House budget: $50K for No. Quabbin tourism
The Massachusetts House has passed a $36.3 billion state budget for the year beginning July 1 that would raise overall state spending by about 5 percent without new taxes and offers additional resources for the state’s embattled child welfare agency.
It also provides about $25 million more in municipal aid and more than $100 million in Chapter 70 education aid to public education than is called for in Gov. Deval Patrick’s budget proposal announced early this year, according to Rep. Stephen Kulik, D-Worthington.
The House budget, which received final approval around midnight Wednesday after three days of debate, also would provide an additional $2 million in regional school transportation over the current year — an increase of about 4 percent, said Kulik, who is vice chair of the House Ways and Means Committee that drafted the framework for the budget. The governor’s version had called for a cut of about $500,000, he said.
The Senate is expected to debate its own version of the spending plan later this month, and the differences will then be reconciled by a panel made up of members of both chambers.
House Speaker Robert DeLeo, D-Winthrop, said in a statement early Thursday that the budget was balanced and invested in key areas such as education and state aid to cities and towns.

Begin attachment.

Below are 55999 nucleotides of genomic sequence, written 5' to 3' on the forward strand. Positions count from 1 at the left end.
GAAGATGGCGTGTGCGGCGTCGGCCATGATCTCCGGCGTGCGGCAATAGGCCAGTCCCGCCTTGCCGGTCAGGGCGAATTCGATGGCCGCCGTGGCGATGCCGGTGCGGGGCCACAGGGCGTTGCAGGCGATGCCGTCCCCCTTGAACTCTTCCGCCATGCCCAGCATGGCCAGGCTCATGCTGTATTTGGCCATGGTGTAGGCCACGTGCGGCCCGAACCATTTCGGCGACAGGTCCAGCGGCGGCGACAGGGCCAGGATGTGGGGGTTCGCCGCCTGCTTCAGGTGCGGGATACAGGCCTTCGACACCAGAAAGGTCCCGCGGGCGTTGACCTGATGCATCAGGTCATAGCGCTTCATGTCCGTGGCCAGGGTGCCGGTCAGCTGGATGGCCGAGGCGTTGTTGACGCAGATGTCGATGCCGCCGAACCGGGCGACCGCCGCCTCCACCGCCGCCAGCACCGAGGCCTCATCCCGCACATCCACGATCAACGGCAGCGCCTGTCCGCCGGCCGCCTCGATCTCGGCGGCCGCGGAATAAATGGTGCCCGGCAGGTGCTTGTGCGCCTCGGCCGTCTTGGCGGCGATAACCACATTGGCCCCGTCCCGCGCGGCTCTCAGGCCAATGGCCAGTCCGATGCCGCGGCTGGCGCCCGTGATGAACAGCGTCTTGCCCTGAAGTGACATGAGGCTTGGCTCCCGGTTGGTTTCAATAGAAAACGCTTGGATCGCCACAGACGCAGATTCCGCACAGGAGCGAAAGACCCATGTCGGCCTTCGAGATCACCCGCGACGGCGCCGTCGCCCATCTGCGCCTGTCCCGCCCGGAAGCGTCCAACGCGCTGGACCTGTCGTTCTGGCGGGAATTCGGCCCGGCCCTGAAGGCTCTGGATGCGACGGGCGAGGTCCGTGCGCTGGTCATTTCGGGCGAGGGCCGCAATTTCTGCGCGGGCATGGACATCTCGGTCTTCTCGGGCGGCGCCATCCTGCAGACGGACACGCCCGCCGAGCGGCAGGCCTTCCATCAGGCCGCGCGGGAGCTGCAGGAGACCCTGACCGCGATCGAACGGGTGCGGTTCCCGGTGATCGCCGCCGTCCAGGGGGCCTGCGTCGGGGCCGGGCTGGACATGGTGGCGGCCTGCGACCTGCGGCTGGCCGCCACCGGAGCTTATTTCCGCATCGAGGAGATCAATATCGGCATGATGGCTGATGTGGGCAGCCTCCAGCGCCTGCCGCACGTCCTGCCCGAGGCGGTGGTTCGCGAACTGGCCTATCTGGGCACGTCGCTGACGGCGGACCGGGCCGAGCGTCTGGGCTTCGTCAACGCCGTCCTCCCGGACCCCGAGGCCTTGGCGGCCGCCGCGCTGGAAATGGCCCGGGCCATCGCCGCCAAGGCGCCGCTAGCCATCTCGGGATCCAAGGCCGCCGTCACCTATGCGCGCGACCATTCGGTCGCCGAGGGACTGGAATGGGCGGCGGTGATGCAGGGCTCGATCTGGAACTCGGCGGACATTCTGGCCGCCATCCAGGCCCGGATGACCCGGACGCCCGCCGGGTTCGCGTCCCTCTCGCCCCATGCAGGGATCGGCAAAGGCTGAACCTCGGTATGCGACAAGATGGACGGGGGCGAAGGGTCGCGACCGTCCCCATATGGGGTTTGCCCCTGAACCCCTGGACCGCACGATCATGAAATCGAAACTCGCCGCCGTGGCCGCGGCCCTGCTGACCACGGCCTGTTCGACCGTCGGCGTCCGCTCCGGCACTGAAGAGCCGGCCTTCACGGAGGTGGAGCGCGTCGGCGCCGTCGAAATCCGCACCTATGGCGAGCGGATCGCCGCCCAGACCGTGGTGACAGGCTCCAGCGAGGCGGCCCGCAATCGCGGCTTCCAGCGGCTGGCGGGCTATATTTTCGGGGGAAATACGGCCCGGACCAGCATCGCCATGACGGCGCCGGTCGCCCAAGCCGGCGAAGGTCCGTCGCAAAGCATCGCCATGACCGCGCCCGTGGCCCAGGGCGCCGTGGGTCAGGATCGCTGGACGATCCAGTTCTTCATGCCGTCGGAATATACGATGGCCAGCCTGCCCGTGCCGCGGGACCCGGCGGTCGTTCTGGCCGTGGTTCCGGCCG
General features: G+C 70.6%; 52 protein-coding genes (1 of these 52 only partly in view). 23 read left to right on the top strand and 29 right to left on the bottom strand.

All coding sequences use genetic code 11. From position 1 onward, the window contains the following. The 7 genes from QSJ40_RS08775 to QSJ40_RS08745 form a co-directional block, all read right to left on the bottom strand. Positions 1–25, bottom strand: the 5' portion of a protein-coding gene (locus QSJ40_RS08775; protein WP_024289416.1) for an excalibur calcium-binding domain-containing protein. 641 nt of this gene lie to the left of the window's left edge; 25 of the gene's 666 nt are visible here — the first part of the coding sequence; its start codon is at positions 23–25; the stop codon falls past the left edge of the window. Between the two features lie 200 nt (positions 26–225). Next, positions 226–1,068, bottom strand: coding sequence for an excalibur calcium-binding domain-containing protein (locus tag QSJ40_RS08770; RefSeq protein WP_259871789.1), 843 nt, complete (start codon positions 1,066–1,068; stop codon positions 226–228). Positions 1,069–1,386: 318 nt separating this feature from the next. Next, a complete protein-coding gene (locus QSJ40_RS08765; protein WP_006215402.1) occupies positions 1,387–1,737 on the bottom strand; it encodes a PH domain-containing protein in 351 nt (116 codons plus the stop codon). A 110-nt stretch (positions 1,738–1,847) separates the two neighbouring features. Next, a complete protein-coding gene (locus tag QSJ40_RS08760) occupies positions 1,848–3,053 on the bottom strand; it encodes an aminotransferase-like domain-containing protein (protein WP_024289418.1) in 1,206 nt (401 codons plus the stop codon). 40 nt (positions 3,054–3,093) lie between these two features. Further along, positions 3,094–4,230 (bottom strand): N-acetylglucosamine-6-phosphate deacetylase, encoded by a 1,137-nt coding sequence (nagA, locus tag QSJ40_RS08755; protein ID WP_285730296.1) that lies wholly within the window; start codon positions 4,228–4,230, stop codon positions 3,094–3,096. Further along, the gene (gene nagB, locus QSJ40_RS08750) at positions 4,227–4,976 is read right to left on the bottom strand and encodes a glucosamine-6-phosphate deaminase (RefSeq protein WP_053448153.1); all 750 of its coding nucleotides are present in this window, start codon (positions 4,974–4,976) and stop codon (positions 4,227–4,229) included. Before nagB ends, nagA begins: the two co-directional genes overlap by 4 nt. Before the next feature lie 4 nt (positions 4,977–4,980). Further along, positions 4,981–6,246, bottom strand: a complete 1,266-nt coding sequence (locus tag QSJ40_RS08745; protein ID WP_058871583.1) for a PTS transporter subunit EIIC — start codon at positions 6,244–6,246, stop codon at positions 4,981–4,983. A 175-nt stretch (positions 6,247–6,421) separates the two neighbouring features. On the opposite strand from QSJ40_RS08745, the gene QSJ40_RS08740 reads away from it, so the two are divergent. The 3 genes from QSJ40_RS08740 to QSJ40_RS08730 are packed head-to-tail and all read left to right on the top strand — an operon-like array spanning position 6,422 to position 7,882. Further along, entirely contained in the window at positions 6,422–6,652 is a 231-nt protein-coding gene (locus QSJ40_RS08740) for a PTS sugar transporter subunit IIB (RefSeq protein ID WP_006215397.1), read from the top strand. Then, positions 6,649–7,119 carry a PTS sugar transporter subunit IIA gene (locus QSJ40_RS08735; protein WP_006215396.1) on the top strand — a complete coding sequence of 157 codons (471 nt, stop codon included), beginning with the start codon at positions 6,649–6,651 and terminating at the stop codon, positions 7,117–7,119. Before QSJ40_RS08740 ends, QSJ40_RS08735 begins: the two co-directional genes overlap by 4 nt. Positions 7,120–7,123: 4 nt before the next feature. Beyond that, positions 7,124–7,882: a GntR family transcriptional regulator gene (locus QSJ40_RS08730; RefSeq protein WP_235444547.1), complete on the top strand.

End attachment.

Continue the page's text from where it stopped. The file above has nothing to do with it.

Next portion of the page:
The budget includes $100,000, under an amendment by Rep. Paul Mark, D-Peru, to continue funding the regional Opioid Education and Awareness Task Force, as well as funding for the Department of Children and Families, an anti-gang grant program, and global warming preparedness.
Over three days of debate, the House considered 1,175 amendments and added roughly $144 million to the original Ways and Means proposal bill that hit the House floor Monday with a $36.2 billion bottom line.
The House budget lopped off taxes on candy and soda as well as an expansion of the state’s bottle deposit law that Patrick had included in his proposal. The version that cleared the House also included a two-month tax amnesty program, legalized direct sales of wine and gave vineyards the right to offer customers samples of their wine.
Amendments filed by Rep. Denise Andrews, D-Orange, were backed by the full House, to provide $50,000 to continue a North Quabbin tourism component coordinated between the North Quabbin and Franklin County chambers of commerce as well as $50,000 to continue studying the reuse of the LP Athol factory building and renewal of village centers in Orange and Athol.